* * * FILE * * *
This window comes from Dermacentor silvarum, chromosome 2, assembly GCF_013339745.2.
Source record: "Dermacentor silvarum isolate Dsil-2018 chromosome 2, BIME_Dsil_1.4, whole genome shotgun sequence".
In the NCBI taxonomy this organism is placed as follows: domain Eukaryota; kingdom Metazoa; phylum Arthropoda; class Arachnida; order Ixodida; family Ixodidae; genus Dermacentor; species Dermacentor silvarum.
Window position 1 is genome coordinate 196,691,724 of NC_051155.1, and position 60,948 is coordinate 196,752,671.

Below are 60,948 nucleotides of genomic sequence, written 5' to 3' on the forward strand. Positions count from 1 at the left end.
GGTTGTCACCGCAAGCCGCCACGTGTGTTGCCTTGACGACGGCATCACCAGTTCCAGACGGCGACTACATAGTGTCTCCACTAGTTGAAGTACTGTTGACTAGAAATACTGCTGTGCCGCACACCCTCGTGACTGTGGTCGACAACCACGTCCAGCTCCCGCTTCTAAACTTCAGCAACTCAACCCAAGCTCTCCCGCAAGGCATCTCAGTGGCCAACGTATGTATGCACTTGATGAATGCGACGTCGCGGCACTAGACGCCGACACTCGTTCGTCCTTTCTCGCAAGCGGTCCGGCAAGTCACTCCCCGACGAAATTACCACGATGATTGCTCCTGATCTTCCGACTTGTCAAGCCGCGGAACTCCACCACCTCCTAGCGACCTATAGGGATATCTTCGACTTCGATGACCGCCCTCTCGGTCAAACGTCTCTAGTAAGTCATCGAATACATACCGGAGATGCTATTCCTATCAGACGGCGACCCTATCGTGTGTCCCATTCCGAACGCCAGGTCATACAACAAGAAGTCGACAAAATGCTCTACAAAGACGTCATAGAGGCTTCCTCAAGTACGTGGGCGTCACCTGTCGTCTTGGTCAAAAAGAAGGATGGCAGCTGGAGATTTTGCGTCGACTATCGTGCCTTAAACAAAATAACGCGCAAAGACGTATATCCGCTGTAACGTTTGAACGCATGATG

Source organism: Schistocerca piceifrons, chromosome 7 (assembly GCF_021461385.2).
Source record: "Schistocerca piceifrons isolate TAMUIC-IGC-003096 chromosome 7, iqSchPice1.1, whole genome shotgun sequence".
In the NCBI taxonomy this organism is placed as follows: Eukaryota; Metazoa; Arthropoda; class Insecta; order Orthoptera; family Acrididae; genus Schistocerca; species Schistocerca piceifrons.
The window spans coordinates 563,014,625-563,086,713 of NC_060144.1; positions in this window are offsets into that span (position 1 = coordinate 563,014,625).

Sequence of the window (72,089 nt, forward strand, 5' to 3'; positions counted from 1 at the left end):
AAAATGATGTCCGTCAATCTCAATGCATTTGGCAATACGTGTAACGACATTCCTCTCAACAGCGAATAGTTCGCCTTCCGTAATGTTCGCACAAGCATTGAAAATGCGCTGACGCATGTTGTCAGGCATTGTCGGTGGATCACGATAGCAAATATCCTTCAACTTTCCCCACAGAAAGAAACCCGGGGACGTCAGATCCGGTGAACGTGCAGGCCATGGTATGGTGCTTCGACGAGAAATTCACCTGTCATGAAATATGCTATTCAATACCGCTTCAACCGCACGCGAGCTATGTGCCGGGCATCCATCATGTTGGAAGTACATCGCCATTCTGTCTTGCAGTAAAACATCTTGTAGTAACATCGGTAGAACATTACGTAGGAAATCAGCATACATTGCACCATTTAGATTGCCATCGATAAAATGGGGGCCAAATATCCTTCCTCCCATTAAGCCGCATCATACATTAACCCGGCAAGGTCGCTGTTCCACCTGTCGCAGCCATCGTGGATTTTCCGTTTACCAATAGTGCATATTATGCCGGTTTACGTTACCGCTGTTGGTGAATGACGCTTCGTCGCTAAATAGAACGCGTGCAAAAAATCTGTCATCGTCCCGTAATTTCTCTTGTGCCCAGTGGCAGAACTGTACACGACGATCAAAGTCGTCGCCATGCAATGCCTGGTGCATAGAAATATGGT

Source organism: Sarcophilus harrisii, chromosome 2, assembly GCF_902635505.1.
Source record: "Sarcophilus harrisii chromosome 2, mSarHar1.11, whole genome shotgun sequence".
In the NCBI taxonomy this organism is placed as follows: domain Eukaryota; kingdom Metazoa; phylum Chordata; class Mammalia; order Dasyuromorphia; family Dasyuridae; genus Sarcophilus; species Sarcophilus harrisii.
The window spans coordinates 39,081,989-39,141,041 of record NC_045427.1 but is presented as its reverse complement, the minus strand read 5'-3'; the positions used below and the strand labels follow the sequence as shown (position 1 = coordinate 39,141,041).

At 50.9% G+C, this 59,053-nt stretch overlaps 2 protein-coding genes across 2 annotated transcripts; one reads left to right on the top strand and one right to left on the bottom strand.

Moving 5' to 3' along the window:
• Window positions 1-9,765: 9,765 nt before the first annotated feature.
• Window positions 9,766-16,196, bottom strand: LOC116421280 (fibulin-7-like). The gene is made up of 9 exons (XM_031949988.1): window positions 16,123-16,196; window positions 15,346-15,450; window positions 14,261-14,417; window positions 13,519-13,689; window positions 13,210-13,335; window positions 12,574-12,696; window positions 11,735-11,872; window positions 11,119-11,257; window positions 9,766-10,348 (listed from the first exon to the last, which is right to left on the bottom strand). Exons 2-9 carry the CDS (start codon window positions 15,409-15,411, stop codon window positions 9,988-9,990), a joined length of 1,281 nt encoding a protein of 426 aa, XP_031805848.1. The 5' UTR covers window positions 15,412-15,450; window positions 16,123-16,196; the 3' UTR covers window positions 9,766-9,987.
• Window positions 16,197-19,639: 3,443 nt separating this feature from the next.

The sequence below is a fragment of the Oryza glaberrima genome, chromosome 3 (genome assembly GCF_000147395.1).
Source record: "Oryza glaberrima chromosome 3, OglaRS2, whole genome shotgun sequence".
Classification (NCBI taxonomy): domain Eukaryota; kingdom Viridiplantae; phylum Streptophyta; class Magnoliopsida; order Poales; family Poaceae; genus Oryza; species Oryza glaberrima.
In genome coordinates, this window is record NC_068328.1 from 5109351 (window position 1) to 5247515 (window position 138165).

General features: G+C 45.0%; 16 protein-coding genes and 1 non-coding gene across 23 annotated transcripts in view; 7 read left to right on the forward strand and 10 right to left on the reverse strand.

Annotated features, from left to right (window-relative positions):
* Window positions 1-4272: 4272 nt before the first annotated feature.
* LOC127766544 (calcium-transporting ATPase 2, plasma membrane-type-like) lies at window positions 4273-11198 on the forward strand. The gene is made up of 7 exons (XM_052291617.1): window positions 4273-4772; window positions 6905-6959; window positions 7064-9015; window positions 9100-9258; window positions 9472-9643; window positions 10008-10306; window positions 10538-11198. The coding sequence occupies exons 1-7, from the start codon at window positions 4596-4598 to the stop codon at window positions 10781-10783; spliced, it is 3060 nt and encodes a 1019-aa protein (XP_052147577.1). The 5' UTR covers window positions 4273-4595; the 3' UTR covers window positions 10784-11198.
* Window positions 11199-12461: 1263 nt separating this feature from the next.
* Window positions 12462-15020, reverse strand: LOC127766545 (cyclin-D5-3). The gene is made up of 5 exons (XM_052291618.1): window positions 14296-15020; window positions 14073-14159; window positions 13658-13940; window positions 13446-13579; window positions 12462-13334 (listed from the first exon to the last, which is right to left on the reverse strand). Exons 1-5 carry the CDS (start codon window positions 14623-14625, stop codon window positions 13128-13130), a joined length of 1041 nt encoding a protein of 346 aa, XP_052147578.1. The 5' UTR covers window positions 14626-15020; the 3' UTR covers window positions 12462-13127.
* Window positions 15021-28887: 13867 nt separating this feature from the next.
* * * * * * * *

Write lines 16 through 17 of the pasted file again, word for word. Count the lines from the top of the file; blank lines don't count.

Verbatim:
The window spans coordinates 39,081,989-39,141,041 of record NC_045427.1 but is presented as its reverse complement, the minus strand read 5'-3'; the positions used below and the strand labels follow the sequence as shown (position 1 = coordinate 39,141,041).

At 50.9% G+C, this 59,053-nt stretch overlaps 2 protein-coding genes across 2 annotated transcripts; one reads left to right on the top strand and one right to left on the bottom strand.